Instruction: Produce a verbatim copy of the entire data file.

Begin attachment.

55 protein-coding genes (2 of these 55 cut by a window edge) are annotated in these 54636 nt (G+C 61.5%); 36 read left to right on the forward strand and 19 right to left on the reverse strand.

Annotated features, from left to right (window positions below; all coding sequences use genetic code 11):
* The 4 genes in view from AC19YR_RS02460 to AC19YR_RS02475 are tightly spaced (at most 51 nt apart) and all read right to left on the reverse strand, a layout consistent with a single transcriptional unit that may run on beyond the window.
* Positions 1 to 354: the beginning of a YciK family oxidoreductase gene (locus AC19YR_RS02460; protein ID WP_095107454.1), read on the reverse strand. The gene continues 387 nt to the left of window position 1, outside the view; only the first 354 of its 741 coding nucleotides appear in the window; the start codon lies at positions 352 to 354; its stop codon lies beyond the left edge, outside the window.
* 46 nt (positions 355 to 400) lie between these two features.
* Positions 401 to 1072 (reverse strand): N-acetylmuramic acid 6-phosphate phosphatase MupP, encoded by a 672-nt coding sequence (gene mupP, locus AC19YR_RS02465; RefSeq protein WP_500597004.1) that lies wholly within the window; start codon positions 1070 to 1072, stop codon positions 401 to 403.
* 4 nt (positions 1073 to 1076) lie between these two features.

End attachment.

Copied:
55 protein-coding genes (2 of these 55 cut by a window edge) are annotated in these 54636 nt (G+C 61.5%); 36 read left to right on the forward strand and 19 right to left on the reverse strand.

Annotated features, from left to right (window positions below; all coding sequences use genetic code 11):
* The 4 genes in view from AC19YR_RS02460 to AC19YR_RS02475 are tightly spaced (at most 51 nt apart) and all read right to left on the reverse strand, a layout consistent with a single transcriptional unit that may run on beyond the window.
* Positions 1 to 354: the beginning of a YciK family oxidoreductase gene (locus AC19YR_RS02460; protein ID WP_095107454.1), read on the reverse strand. The gene continues 387 nt to the left of window position 1, outside the view; only the first 354 of its 741 coding nucleotides appear in the window; the start codon lies at positions 352 to 354; its stop codon lies beyond the left edge, outside the window.
* 46 nt (positions 355 to 400) lie between these two features.
* Positions 401 to 1072 (reverse strand): N-acetylmuramic acid 6-phosphate phosphatase MupP, encoded by a 672-nt coding sequence (gene mupP, locus AC19YR_RS02465; RefSeq protein WP_500597004.1) that lies wholly within the window; start codon positions 1070 to 1072, stop codon positions 401 to 403.
* 4 nt (positions 1073 to 1076) lie between these two features.